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Carmelo Anthony, Knicks Facing Different Timetables to Win

At 31 years old and coming off a knee procedure that ended the first season of his $124 million contract with the New York Knicks in premature fashion, Carmelo Anthony doesn’t have time to invest in a lengthy rebuilding process. But after a decade-plus of sacrificing long-term assets and coming up short in the desire to “win now,” the 69-year-old Phil Jackson has no interest in kowtowing to his superstar’s personal timeline at the expense of his club.

In other words, just one season after the marriage between Jackson and Anthony was consummated, the duo will now head forward under a cloud filled with uncertainties. After all of the talk leading into the free-agent process focused around what star New York could pair Melo with, Jackson revealed that he wasn’t interested in finding a quick fix (via Marc Berman of the New York Post):

“That’s what we’ve done over the years in New York. That’s not what I’m doing. We’re going after solid players who will step into vacuums, who will play ball. And if we have a system to play basketball with, that will work itself out.’’

Jackson rightly understands that the Knicks are more than just one move away from contending for anything worth winning. And despite the fact that New York has Anthony on a max contract, the team has to look beyond just the Melo era alone in order to set itself up for sustainable success — an idea that’s been as tangible as the unicorn in Madison Square Garden since the Jeff Van Gundy era.

The Knicks added shooting guard Arron Afflalo, center Robin Lopez, forward Derrick Williams and forward/center Kyle O’Quinn in free agency. New York also swiped Kristaps ‘The Zinger’ Porzingis at No. 4 overall in the draft and stole point guard Jerian Grant in a draft-day trade that sent Tim Hardaway Jr. to the Atlanta Hawks. While none of these moves registered the type of headline in the New York tabloids that some would have liked to see, there’s no questioning the immediate improvement at every position on this roster as a result of this offseason’s work when juxtaposed to what we saw last season.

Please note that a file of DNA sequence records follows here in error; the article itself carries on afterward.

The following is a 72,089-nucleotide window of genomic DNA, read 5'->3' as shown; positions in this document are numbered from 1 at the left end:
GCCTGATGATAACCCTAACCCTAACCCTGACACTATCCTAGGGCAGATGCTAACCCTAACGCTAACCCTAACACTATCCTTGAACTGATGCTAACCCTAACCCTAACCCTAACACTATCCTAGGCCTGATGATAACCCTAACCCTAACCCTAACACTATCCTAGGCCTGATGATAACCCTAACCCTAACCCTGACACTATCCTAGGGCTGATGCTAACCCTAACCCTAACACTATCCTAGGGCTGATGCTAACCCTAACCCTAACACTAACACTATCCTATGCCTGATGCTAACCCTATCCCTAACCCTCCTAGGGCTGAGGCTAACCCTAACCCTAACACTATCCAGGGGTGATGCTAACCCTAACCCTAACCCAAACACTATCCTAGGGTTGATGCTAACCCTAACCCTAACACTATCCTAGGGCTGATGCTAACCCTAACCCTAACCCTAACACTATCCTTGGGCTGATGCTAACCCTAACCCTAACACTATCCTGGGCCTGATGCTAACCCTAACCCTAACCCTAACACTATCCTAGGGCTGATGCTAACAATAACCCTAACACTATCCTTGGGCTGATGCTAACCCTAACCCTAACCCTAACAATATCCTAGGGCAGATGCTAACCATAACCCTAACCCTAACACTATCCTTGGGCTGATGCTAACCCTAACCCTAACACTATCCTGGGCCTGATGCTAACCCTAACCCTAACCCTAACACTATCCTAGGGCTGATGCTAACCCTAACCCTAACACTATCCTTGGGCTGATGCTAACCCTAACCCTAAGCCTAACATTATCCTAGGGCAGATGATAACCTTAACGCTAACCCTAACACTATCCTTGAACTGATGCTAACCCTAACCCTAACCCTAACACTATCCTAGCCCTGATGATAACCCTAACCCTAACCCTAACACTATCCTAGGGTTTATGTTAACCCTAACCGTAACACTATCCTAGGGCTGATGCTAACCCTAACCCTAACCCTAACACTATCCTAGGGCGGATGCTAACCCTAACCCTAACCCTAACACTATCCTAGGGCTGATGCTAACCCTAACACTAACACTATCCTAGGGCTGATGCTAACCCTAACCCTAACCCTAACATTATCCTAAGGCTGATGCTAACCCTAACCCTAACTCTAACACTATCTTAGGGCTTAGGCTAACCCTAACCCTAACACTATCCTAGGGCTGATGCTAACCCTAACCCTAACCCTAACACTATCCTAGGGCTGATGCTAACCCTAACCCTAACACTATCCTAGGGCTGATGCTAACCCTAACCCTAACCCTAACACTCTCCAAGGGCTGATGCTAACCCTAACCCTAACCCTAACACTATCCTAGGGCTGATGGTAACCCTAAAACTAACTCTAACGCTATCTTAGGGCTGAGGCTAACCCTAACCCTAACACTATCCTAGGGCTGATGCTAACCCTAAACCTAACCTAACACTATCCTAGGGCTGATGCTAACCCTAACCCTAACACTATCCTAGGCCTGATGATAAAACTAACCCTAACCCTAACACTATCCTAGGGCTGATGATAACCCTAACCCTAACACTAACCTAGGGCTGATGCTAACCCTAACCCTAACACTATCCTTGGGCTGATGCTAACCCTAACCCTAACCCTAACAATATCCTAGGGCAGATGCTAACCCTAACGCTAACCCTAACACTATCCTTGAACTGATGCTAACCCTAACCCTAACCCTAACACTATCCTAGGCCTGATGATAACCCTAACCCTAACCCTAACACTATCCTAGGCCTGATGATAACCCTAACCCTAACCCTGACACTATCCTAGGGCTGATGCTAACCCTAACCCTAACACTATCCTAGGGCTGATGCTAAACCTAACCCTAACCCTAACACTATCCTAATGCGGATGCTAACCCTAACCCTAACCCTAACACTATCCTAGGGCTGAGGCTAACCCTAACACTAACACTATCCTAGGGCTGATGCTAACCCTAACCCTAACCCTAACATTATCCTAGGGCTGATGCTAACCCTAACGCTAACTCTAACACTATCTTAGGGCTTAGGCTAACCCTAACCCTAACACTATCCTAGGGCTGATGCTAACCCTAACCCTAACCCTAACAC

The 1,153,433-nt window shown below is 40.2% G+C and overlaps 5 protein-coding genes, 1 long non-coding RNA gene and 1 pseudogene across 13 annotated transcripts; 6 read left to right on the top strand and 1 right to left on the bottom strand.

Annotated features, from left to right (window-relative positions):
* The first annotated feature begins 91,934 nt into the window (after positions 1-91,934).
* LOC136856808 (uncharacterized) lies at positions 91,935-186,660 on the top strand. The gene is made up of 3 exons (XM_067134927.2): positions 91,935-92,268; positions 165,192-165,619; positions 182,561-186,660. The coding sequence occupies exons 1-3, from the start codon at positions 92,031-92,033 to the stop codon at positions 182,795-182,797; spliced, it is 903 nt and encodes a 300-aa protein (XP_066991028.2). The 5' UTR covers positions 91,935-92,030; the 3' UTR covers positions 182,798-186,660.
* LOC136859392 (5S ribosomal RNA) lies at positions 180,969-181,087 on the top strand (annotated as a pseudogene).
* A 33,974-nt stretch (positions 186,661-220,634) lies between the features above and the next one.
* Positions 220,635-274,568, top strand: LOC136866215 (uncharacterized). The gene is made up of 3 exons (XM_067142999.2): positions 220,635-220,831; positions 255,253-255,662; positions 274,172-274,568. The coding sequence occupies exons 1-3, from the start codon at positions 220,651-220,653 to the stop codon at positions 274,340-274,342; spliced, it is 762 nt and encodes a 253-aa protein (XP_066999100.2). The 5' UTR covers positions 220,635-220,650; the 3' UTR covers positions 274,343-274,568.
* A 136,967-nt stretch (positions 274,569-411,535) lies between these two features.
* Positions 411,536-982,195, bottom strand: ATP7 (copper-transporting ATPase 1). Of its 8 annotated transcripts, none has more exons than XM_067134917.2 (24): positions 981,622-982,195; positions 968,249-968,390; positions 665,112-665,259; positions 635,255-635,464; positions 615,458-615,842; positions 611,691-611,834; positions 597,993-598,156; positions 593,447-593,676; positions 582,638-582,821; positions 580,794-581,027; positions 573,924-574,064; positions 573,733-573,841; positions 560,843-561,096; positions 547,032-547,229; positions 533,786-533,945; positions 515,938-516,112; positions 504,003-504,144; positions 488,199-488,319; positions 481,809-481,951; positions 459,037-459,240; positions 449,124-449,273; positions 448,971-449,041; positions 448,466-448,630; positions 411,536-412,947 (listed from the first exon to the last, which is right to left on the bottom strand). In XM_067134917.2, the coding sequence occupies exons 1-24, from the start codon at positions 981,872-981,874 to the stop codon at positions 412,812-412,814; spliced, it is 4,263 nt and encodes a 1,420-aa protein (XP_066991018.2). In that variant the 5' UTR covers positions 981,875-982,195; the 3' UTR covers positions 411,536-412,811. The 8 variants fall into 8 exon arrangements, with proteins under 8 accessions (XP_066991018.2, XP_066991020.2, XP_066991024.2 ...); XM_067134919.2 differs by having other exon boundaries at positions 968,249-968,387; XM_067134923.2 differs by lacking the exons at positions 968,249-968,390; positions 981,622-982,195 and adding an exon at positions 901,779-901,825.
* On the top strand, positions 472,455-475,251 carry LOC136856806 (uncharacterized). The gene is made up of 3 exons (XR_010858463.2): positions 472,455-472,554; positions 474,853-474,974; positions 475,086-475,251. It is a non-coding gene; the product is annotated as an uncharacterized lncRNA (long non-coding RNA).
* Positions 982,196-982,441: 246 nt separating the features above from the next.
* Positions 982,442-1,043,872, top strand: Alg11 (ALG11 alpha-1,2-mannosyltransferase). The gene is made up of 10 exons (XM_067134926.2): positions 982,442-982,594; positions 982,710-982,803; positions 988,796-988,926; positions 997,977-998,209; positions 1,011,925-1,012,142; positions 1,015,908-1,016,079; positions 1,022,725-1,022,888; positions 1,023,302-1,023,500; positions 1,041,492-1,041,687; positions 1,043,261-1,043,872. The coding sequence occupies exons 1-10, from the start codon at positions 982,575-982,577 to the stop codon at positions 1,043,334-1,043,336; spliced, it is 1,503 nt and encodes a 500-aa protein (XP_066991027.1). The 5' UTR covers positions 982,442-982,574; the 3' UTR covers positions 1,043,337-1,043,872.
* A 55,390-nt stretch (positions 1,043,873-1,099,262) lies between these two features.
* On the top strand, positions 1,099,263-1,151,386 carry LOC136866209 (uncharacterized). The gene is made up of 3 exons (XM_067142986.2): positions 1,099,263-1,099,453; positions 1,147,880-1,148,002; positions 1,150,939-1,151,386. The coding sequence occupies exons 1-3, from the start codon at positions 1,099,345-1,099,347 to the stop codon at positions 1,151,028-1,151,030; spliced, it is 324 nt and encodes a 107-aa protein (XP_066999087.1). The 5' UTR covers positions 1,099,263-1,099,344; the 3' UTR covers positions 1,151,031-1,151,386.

Frank Isola of the New York Daily News reports that Anthony isn’t on board with the approach being taken.

According to a source close to Anthony, the 31-year-old All-Star is skeptical about the Knicks’ slow rebuilding plan, especially after believing Jackson would add a high-profile free agent. Last summer, Anthony repeatedly said he “believes in Phil” and indicated that Jackson would make the necessary moves to make the Knicks a contender.

Even if accurate, Anthony isn’t going to come out and say that publicly. He can’t afford to alienate himself to the fan base that’s had unconditional love for him since his arrival to The Big Apple. The best thing for Anthony to do is keep his mouth shut, let his play do the talking and prove that he remains a top 10 NBA player capable of being a long-term building block for a club in desperate need of one. But the longer he stays silent, the more the speculation will begin to fuel the idea that Anthony is unhappy and it’ll be just a matter of time until the five-letter word is uttered: Trade?

Remember, this isn’t the first time we’ve heard that Melo wasn’t pleased with the direction of his team this offseason. A source told Isola that Anthony called Hardaway after he was traded to “express his displeasure” with the deal, and another source told Berman “The bottom line is that sometimes Melo wonders if he belongs here — that’s all I can say.”

There isn’t this much smoke without at least a little bit of fire.

Dan Favale, writing for Bleacher Report, advocates the Knicks taking the long-term approach over the pacification of their superstar:

Only those still clinging to the outdated notion that team president Phil Jackson needed to rebuild through free agency and needed to do so right now think the Knicks’ offseason has been a failure. And to be absolutely fair, that lingering misconception is a manifestation of New York’s own precept.

As Favale detailed, there was an expectation among some that the Knicks rebuild would be immediate, filled with both splashy names and pursuits while taking nothing but large leaps to success in the process:

Anything less than landing another superstar to play alongside the 31-year-old Carmelo Anthony would be unacceptable. That was in part because the Knicks had long advertised as much but mostly because the idea of New York playing the long game and rebuilding conventionally through the draft and a series of positive yet low-key additions remained altogether unfathomable.

Phil Jackson’s blueprint to building the new New York Knicks has put that idea to bed.

And while Jackson, hand-selected coach Derek Fisher and the rest of the organization are finally valuing the long term — something their fans have been waiting for — the Knicks’ superstar player has to be left wondering how much longer he can delay his personal plans for the greater good of his franchise. Anthony’s path to a title isn’t getting any easier in the process.

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